He wore Borsalino hats, wielded a 1963 Fender Stratocaster guitar and talked like a hipster philosopher.
His favorite things?
“Painting, music, women and food,” “Bumble Bee” Bob Novak used to say. “I spent time in Copenhagen the last three years, hanging out with Danish pastries. I composed a song on it.”
The “Bee” grew up around Madison and Paulina. “Blues was my neighborhood music,” he once told the Chicago Sun-Times. “Maxwell Street was my shopping mall.”
He learned to sing and play guitar and harmonica from some of the musicians who made the words “Chicago” and “blues” click together: Muddy Waters, Howlin’ Wolf, Albert King, Otis Rush, B.B. King, Big Walter Horton, Little Walter, Freddie King and Sunnyland Slim.
Slim bestowed his nickname. “He always said, `You sting like a bee’ ” with his guitar, Mr. Novak said in a 1990 Sun-Times interview. His band was Bumblebee Bob and the Stingers.
Besides being a respected musician, Mr. Novak was a renowned artist whose paintings — bold and colorful as a zoot suit — commanded thousands of dollars. He designed the official poster for the 1989 Chicago Blues Festival.
Almost every year since 1999, Rosa’s Lounge commissioned a Novak work to use on T-shirts and posters promoting the near Northwest Side club. “His paintings demanded attention,” lounge owner Tony Mangiullo said.
He knew all the good pawn shops, where he picked up classic guitars for a few dollars and re-sold them. Buyers like Neil Young, Ron Wood and the members of Foghat not only could afford the markup — they treasured his finds for their history, rarity and sound, said a friend, John Fridono.
He played music in London and Copenhagen and performed with Peter Frampton and Humble Pie in Europe.
Mr. Novak, 83, of Oak Park, died July 13 at West Suburban Hospital of afflictions associated with age.
Art was his passion. Until three weeks ago, he was still painting. “He used to say it was his ‘first squeeze,’ ’’ said Fridono. “He took up music to pay the bills.”
His acrylic canvasses, influenced by Cubism and Picasso, were often shown at downtown galleries. They “capture a kind of street blues, not country blues,” said Mr. Novak’s friend, Val Camilletti, owner of Val’s halla Records in Oak Park. “They show a multiracial West Side of Chicago in the ’40s and the early ’50s.” Often, he slipped in an homage to the Chicago skyline — a hint of Lake Michigan or a building that looked like the Hancock — glimpsed in a window reflection or a corner.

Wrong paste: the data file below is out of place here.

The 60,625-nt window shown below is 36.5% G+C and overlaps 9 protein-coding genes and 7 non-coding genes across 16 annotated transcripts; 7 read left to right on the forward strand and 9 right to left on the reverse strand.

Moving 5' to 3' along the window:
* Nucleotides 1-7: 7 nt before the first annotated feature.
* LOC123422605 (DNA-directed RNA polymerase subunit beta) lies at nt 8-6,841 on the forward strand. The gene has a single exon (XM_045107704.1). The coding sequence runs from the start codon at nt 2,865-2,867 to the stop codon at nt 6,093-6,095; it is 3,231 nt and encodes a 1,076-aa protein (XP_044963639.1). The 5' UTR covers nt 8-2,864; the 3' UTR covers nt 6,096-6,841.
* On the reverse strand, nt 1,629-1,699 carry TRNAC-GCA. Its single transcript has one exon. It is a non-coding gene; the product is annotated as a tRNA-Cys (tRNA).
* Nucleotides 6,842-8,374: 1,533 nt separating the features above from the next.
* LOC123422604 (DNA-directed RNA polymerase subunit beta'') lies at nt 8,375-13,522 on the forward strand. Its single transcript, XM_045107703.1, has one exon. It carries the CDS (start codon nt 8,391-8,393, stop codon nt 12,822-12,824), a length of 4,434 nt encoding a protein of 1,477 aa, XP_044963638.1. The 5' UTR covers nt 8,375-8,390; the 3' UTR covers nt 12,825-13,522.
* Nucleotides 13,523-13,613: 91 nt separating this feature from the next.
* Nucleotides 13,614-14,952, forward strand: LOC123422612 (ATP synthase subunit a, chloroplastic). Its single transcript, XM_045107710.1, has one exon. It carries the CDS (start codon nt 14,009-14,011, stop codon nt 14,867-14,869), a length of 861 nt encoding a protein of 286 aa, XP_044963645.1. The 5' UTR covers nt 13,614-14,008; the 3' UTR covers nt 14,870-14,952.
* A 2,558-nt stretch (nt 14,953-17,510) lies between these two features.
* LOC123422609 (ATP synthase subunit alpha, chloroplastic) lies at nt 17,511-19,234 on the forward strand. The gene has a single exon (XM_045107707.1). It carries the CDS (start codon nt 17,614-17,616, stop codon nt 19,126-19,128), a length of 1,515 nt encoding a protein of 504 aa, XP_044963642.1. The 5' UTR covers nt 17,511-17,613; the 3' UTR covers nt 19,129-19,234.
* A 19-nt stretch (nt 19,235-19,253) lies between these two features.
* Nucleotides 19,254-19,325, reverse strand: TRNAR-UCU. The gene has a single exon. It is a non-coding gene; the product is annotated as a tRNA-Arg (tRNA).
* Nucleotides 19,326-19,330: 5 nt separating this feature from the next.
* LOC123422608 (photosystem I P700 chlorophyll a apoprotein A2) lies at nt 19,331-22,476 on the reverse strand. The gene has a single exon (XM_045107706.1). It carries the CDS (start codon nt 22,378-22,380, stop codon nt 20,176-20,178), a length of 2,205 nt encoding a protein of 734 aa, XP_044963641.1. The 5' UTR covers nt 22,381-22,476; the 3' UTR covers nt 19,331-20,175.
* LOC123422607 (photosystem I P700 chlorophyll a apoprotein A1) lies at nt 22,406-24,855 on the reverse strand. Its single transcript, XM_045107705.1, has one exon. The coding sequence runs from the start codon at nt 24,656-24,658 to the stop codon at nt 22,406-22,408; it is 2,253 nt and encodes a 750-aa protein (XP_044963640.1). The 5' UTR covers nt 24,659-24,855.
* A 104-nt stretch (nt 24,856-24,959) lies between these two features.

His paintings had wending, bippity-bop titles with the feel of beatnik poetry or a blues jam.
One was called, “The Boys — They Find Things Before People Lose Them.”
Another, of Marilyn Monroe, was titled, “Marilyn Had Health, Wealth and Beauty Yet Each Night She Waited for the Wolf to Make the Midnight Creep.”
His speech patterns also echoed the blues, combining Yiddishisms like “schmear’’ and references to Michelangelo. “He was probably the first person any of us heard say ‘dude, ’ ’’ Camilletti said. “He was totally street.”
Mr. Novak grew up near Damen and Erie, the son of a Polish mother and a Russian, accordion-playing father, said his ex-wife, Mary Ann Novak, with whom he remained friends. He attended St. Columbkille grade school and Wells High School.
He told the Sun-Times he volunteered for the Army during the Korean War after “a misunderstanding with the law.” He attended the School of the Art Institute on the GI Bill, graduating in 1958. There he overlapped with artist Ed Paschke, and they became friends.
Another friend, author Tennessee Williams, used to drop in at their home when he was in Chicago, Mary Ann Novak said.
Bumble Bee left behind paintings, guitars, candid photos he snapped of blues greats and cassettes of Muddy Waters showing him a thing or two. To get Muddy on tape, he’d play some notes and ask the legend if it sounded right. “Muddy would say ‘No, it sounds like this —’ ’’ and play some licks, Camilletti said.
His favorite guitarist was Hubert Sumlin. “He said he had the most gentle touch,” his ex-wife said.
The Bee could sting. “One side was outgoing and comical, and the other was dark,” Fridono said. If he took offense, he “wouldn’t let galleries show his work. He didn’t like a lot of people. He was a typical artist — all left brain.”
He did something sweet when Camilletti could only afford to admire his work. It was 1986, and his canvases were going for about $6,000. “He said, ‘Val, I’m going to write a number on this slip of paper here, and you see if you can afford it,’ ’’ she recalled. “And he left, and I turned it over, and it said a dollar sign — and a zero.” She still has the painting.
A memorial party-jam session is planned at 3 p.m. Sept. 27 at Rosa’s Lounge, 3420 W. Armitage.